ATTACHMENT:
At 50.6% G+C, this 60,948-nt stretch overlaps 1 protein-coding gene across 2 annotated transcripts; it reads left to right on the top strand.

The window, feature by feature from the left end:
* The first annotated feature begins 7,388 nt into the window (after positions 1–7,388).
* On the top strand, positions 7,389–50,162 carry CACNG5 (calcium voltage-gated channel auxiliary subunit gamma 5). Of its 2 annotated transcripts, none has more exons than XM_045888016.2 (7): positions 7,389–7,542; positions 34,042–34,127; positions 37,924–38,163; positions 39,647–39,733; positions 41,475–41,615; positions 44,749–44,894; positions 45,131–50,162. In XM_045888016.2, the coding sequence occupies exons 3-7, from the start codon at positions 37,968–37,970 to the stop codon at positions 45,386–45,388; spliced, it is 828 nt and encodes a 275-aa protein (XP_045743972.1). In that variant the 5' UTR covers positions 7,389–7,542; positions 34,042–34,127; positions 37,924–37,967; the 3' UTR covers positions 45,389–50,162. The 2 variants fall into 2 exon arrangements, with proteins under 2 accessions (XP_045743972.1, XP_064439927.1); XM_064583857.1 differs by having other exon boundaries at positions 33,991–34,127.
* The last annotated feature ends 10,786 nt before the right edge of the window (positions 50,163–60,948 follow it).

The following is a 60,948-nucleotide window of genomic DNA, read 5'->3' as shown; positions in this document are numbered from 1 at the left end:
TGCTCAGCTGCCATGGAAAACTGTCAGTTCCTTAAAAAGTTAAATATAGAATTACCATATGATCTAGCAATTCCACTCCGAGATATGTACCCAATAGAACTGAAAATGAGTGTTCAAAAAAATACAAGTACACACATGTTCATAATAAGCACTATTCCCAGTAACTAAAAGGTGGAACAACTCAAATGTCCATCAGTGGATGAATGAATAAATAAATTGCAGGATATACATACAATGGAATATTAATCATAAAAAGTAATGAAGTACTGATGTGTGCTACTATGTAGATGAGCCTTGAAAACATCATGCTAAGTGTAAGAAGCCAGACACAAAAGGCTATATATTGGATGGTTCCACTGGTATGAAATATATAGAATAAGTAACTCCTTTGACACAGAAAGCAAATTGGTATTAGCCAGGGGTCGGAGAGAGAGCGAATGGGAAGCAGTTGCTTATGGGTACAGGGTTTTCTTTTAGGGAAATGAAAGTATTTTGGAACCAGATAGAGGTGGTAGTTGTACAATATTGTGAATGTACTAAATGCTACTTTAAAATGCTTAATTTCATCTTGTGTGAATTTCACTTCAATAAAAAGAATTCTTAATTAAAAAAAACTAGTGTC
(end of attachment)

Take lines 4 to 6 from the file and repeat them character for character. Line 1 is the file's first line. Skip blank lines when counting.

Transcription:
* On the top strand, positions 7,389–50,162 carry CACNG5 (calcium voltage-gated channel auxiliary subunit gamma 5). Of its 2 annotated transcripts, none has more exons than XM_045888016.2 (7): positions 7,389–7,542; positions 34,042–34,127; positions 37,924–38,163; positions 39,647–39,733; positions 41,475–41,615; positions 44,749–44,894; positions 45,131–50,162. In XM_045888016.2, the coding sequence occupies exons 3-7, from the start codon at positions 37,968–37,970 to the stop codon at positions 45,386–45,388; spliced, it is 828 nt and encodes a 275-aa protein (XP_045743972.1). In that variant the 5' UTR covers positions 7,389–7,542; positions 34,042–34,127; positions 37,924–37,967; the 3' UTR covers positions 45,389–50,162. The 2 variants fall into 2 exon arrangements, with proteins under 2 accessions (XP_045743972.1, XP_064439927.1); XM_064583857.1 differs by having other exon boundaries at positions 33,991–34,127.
* The last annotated feature ends 10,786 nt before the right edge of the window (positions 50,163–60,948 follow it).

The following is a 60,948-nucleotide window of genomic DNA, read 5'->3' as shown; positions in this document are numbered from 1 at the left end: